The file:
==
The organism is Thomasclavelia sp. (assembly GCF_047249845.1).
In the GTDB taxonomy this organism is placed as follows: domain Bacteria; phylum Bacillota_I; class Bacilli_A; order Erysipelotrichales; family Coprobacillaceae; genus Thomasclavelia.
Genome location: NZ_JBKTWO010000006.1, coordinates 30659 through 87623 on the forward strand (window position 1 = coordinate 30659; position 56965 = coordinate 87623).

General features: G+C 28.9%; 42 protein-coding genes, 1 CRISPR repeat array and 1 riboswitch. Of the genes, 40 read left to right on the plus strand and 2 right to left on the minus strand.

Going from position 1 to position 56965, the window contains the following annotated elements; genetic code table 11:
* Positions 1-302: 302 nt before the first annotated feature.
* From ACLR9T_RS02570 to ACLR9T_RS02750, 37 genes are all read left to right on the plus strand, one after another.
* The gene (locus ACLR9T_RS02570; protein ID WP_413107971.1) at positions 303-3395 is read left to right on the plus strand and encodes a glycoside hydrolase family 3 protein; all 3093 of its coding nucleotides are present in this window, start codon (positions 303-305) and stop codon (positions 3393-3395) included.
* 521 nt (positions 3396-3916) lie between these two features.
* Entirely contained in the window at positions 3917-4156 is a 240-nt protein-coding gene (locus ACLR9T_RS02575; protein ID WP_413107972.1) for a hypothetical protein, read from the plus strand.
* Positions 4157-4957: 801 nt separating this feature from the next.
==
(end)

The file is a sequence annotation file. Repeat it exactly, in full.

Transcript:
The organism is Thomasclavelia sp. (assembly GCF_047249845.1).
In the GTDB taxonomy this organism is placed as follows: domain Bacteria; phylum Bacillota_I; class Bacilli_A; order Erysipelotrichales; family Coprobacillaceae; genus Thomasclavelia.
Genome location: NZ_JBKTWO010000006.1, coordinates 30659 through 87623 on the forward strand (window position 1 = coordinate 30659; position 56965 = coordinate 87623).

General features: G+C 28.9%; 42 protein-coding genes, 1 CRISPR repeat array and 1 riboswitch. Of the genes, 40 read left to right on the plus strand and 2 right to left on the minus strand.

Going from position 1 to position 56965, the window contains the following annotated elements; genetic code table 11:
* Positions 1-302: 302 nt before the first annotated feature.
* From ACLR9T_RS02570 to ACLR9T_RS02750, 37 genes are all read left to right on the plus strand, one after another.
* The gene (locus ACLR9T_RS02570; protein ID WP_413107971.1) at positions 303-3395 is read left to right on the plus strand and encodes a glycoside hydrolase family 3 protein; all 3093 of its coding nucleotides are present in this window, start codon (positions 303-305) and stop codon (positions 3393-3395) included.
* 521 nt (positions 3396-3916) lie between these two features.
* Entirely contained in the window at positions 3917-4156 is a 240-nt protein-coding gene (locus ACLR9T_RS02575; protein ID WP_413107972.1) for a hypothetical protein, read from the plus strand.
* Positions 4157-4957: 801 nt separating this feature from the next.